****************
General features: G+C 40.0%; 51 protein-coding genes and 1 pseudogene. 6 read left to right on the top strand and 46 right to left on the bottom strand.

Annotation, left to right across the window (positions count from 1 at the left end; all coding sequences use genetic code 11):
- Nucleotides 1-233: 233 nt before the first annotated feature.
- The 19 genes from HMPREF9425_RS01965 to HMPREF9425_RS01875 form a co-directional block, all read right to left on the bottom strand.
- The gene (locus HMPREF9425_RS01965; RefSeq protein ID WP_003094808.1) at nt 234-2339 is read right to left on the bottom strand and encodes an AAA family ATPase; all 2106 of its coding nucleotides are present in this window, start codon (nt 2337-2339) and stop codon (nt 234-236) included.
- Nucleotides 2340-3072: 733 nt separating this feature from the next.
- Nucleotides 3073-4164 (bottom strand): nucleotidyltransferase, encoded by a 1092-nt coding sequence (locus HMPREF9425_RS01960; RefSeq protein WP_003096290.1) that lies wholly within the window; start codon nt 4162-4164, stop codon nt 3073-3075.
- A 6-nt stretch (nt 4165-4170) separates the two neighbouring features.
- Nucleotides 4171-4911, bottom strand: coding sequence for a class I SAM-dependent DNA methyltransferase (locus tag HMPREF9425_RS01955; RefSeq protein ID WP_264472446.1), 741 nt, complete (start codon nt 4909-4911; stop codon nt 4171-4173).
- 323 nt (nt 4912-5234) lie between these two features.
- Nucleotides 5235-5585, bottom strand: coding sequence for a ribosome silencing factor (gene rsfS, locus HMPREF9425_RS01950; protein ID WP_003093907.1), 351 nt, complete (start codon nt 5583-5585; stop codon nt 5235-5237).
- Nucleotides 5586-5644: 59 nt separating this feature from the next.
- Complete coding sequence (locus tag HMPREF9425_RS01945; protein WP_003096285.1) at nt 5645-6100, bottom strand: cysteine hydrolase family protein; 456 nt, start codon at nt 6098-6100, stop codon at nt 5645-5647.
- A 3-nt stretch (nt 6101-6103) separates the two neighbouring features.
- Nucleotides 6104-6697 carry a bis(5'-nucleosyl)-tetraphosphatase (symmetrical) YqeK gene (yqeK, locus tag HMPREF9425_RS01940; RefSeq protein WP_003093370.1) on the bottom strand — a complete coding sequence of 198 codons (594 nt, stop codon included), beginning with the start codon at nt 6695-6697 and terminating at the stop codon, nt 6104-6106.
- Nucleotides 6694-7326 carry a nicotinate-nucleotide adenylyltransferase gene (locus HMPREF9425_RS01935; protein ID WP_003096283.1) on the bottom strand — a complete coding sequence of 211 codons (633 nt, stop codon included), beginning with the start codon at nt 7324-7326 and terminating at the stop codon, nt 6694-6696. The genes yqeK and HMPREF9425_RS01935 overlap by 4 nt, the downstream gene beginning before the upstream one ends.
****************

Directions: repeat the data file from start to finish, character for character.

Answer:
General features: G+C 40.0%; 51 protein-coding genes and 1 pseudogene. 6 read left to right on the top strand and 46 right to left on the bottom strand.

Annotation, left to right across the window (positions count from 1 at the left end; all coding sequences use genetic code 11):
- Nucleotides 1-233: 233 nt before the first annotated feature.
- The 19 genes from HMPREF9425_RS01965 to HMPREF9425_RS01875 form a co-directional block, all read right to left on the bottom strand.
- The gene (locus HMPREF9425_RS01965; RefSeq protein ID WP_003094808.1) at nt 234-2339 is read right to left on the bottom strand and encodes an AAA family ATPase; all 2106 of its coding nucleotides are present in this window, start codon (nt 2337-2339) and stop codon (nt 234-236) included.
- Nucleotides 2340-3072: 733 nt separating this feature from the next.
- Nucleotides 3073-4164 (bottom strand): nucleotidyltransferase, encoded by a 1092-nt coding sequence (locus HMPREF9425_RS01960; RefSeq protein WP_003096290.1) that lies wholly within the window; start codon nt 4162-4164, stop codon nt 3073-3075.
- A 6-nt stretch (nt 4165-4170) separates the two neighbouring features.
- Nucleotides 4171-4911, bottom strand: coding sequence for a class I SAM-dependent DNA methyltransferase (locus tag HMPREF9425_RS01955; RefSeq protein ID WP_264472446.1), 741 nt, complete (start codon nt 4909-4911; stop codon nt 4171-4173).
- 323 nt (nt 4912-5234) lie between these two features.
- Nucleotides 5235-5585, bottom strand: coding sequence for a ribosome silencing factor (gene rsfS, locus HMPREF9425_RS01950; protein ID WP_003093907.1), 351 nt, complete (start codon nt 5583-5585; stop codon nt 5235-5237).
- Nucleotides 5586-5644: 59 nt separating this feature from the next.
- Complete coding sequence (locus tag HMPREF9425_RS01945; protein WP_003096285.1) at nt 5645-6100, bottom strand: cysteine hydrolase family protein; 456 nt, start codon at nt 6098-6100, stop codon at nt 5645-5647.
- A 3-nt stretch (nt 6101-6103) separates the two neighbouring features.
- Nucleotides 6104-6697 carry a bis(5'-nucleosyl)-tetraphosphatase (symmetrical) YqeK gene (yqeK, locus tag HMPREF9425_RS01940; RefSeq protein WP_003093370.1) on the bottom strand — a complete coding sequence of 198 codons (594 nt, stop codon included), beginning with the start codon at nt 6695-6697 and terminating at the stop codon, nt 6104-6106.
- Nucleotides 6694-7326 carry a nicotinate-nucleotide adenylyltransferase gene (locus HMPREF9425_RS01935; protein ID WP_003096283.1) on the bottom strand — a complete coding sequence of 211 codons (633 nt, stop codon included), beginning with the start codon at nt 7324-7326 and terminating at the stop codon, nt 6694-6696. The genes yqeK and HMPREF9425_RS01935 overlap by 4 nt, the downstream gene beginning before the upstream one ends.